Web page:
Method - new cab
I make new cab sides and roof as one piece from 18-thou brass. I use a template as per the diagram below to give me the developed shape (i.e. allowance made curves).

This template also gives the correct location for the window openings for the etched brass window surrounds (Jackson Evans) and uses the cab floor as the datum point. I use drilled holes then a fine piercing saw followed by needle files to create the desired shape and apertures in the brass sheet.

For my first attempt I got the developed length of the roof slightly too long and had to cut the cab into two halves across the centre of the roof, filed each edge slightly and soldered back together with a butt joint. The new cab roof shutter hides some of the joint. One alternative would be to make the cab in two halves to start with, allowing a slight overlap across the top of the roof for adjustment prior to making a tight butt joint.


The new sides need to be curved to the correct profile and then a tighter curve blending into the cab roof. It is worth taking time to do this. I obtained the curves by bending around suitable diameters of metal bars. I use the profile of the tender side / rear spectacle plate as a match for the cab sides and followed the curve of the original Hornby® cab for the side to roof transition curve and roof profile itself. This is to ensure that the roof height correctly matches the to the top of the boiler casing. The Jackson Evans window frames are then soldered into place with the rain strip over the window opening. The rear window is a separate etching allowing it to be in the open position, noting that the rear widow pane slides behind the front one. I glued the rear panes in place after I had finished, painted the model and glazed the front windows. Once the new cab is glued into place, I fitted a white metal cab roof shutter (Westward) and representations of the cab lifting bales bent into the correct shape from 5-thou 1/32" brass strip. The ends of the rear cab overhang are bent downwards slightly as per the prototype.

The front of the cab is then formed using Milliput® filler creating the bottom edge of the front window at the same time. As the gap between the boiler casing and cab side is so small this is not as daunting as it might sound. A small amount of Milliput® on a slightly damp scalpel blade, at 90 deg to the front, pushed into the gap and then the blade wiped towards the side is enough to both form and finish the cab front in one go, leaving only a slight adjustment to be made to form the bottom edge of the window, which I carefully do with a fine needle file once the Milliput® has slightly hardened.


The original rear spectacle plates are glued into place and any slight gap between them and the new cab side filled with Milliput®. As these are painted clear plastic the actual window area will need to be masked prior to repainting the model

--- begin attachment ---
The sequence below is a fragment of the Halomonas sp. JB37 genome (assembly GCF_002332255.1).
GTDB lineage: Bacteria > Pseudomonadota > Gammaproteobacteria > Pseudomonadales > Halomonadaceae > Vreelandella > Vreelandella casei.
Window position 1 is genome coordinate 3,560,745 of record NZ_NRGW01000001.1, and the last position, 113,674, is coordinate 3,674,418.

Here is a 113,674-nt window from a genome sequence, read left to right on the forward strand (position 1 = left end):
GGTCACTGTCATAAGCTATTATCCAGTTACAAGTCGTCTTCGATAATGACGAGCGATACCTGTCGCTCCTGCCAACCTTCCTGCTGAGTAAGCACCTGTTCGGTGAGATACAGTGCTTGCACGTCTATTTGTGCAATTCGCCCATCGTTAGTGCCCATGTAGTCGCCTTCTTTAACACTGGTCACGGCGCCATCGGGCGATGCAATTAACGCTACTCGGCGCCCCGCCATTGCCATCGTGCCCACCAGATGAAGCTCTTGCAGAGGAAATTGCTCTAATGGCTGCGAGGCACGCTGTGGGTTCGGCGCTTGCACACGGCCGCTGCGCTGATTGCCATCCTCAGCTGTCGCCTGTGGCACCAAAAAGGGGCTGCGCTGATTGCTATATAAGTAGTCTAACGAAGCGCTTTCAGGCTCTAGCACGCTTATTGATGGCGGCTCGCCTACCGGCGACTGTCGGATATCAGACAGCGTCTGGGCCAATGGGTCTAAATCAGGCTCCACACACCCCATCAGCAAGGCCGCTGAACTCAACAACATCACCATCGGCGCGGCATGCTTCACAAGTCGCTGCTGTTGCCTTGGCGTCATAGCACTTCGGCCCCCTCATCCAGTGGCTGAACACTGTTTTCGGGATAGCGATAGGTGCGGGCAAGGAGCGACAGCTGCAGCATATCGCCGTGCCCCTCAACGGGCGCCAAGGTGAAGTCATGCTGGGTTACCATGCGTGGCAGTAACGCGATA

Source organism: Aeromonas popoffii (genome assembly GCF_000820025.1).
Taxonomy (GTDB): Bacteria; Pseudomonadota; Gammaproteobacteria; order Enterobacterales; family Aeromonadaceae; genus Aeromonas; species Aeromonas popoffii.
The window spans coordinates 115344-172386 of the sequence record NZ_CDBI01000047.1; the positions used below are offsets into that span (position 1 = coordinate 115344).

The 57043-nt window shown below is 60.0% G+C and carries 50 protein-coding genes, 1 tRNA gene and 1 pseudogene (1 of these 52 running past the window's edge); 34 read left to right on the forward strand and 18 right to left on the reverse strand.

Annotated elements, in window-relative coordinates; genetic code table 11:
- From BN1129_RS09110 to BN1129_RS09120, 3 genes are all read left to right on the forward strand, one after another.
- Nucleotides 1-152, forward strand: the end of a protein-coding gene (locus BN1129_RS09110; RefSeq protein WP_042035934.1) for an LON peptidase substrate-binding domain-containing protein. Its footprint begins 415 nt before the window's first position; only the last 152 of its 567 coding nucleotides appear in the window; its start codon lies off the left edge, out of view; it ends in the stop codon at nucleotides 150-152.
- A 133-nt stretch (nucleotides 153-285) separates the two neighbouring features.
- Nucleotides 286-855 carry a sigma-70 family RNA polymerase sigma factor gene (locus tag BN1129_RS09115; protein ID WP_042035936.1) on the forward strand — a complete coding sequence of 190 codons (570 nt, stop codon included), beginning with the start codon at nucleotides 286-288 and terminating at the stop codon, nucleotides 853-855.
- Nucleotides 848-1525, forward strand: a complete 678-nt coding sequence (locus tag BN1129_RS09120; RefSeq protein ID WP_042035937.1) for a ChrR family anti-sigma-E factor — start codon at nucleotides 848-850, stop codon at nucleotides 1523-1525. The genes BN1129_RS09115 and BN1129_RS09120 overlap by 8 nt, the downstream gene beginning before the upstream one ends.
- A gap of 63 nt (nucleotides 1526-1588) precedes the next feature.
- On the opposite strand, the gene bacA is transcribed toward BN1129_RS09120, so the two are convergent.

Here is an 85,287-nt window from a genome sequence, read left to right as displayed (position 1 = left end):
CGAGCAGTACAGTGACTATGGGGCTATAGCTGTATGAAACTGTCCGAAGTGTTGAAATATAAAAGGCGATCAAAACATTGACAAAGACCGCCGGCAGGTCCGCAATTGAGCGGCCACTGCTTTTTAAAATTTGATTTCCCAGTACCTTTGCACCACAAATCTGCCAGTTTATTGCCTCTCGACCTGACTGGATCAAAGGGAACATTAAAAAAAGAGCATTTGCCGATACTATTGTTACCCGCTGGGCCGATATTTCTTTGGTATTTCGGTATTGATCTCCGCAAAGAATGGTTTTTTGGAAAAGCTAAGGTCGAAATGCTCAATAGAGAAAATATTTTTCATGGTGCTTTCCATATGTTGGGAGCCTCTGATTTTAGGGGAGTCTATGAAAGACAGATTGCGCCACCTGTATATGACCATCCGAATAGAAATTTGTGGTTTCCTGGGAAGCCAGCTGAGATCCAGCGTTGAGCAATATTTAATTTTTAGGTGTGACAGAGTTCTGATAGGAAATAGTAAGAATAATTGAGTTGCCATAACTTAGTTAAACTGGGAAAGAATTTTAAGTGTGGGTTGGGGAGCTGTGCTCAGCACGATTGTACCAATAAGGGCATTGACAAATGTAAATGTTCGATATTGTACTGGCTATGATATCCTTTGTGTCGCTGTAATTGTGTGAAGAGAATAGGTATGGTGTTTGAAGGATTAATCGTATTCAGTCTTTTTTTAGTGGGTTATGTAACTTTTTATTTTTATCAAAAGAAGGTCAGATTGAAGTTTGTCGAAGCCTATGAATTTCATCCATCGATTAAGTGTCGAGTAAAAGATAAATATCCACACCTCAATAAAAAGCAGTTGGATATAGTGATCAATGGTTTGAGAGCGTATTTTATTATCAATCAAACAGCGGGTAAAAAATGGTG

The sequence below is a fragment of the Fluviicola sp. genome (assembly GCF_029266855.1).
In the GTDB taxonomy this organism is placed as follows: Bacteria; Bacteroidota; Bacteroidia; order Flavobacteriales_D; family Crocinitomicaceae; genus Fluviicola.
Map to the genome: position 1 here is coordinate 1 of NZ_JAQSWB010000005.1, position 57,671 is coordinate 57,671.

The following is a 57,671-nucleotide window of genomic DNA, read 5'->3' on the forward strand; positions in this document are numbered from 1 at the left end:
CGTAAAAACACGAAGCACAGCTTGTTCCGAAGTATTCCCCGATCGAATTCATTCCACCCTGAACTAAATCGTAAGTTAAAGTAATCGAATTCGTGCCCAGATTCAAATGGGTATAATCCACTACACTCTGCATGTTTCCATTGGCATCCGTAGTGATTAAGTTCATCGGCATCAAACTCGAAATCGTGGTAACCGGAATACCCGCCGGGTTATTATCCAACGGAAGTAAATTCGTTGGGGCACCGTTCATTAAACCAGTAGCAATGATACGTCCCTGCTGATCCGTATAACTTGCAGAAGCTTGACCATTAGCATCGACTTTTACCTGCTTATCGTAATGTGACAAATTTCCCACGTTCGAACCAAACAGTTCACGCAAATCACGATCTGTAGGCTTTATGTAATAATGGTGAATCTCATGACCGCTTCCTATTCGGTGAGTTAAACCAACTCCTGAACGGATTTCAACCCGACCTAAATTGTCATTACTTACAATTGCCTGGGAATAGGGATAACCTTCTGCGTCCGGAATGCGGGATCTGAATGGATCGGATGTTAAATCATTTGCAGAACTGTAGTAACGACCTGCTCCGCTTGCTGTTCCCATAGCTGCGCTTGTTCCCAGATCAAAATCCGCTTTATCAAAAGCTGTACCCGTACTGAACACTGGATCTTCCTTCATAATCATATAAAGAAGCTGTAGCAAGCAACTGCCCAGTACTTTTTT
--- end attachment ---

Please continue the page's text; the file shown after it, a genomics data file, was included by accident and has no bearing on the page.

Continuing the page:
Painting and finishing
I prefer to repaint the entire model after doing this modification, however I am sure with careful masking you could just repaint the new cab sides and roof. I use Phoenix Precision Paints and airbrush or their aerosol range. Lining is then added using HMRS Pressfix lining decals. The back head, side window glazing, injector and steam generator pipe work mouldings are glued in place after the model has been finish painted. The new identities are then finished off using etched nameplates, shields and scrolls from Fox Transfers.

So far I have modelled:
21C121 "Dartmoor" with short deflectors and original cab. One side is in early British Railways (Southern sunshine lettering) in malachite and as s21C121 the other in 1946 as yet unnamed condition. The modification was carried out a few years ago now, based on earlier type Hornby® "Spitfire" with Crownline detailing kit and a brass tender.


34011 34011 "Tavistock" with standard length deflectors, original cab, and finished in British Railways experimental apple/pea green, with cream and red lining as painted between May 1948 and September 1950. Modified from a Hornby® R2283 Fighter Pilot.

The Devon Belle insignia is from Precision Labels, as this engine allocated to Exmouth Junction was a regular performer on the Plymouth or Ilfracombe portions of the Devon Belle from Exeter. 34011

Next on to the workbench will be:

21C102 "Salisbury" with short deflectors and original cab. I have a Hornby® R2219 Blackmore Vale lined up for this conversion, as this is the only Hornby® version to date with the short deflectors. I have already modified it to remove speedometer and therefore replaced the rear axle (a member of the SeMG list happened to want to add a speedometer to a later BR version so we did a simple swap). I will have to modify the body slightly as the safety valves are in the later (correct as preserved) 2-off rear position rather than the original forward location with 3 valves. Markits produce the correct pattern 3-off valves that I shall use. For a table on the Hornby® variants click here

Possible alternative method
Another method, but one I have not tried myself, would be to remove the window area of the Hornby cab and file the sides down thinner (keeping the profile) and use the new side as an overlay, with this method you might want to use 10 thou brass or even plasticard. This is of course similar to method promoted by the late Albert Goodall with his paper overlays that were designed for use with the Airfix® plastic kit. The one disadvantage of this method that I can see is the lack of strength of the new cab side at the front top corner where there is not any of the original model cab side to support the overlay (especially as the cab is a point where some might pick up the engine from).

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This page was updated 24 July 2005

all photographs are copyright Graham R 'Muz' Muspratt.

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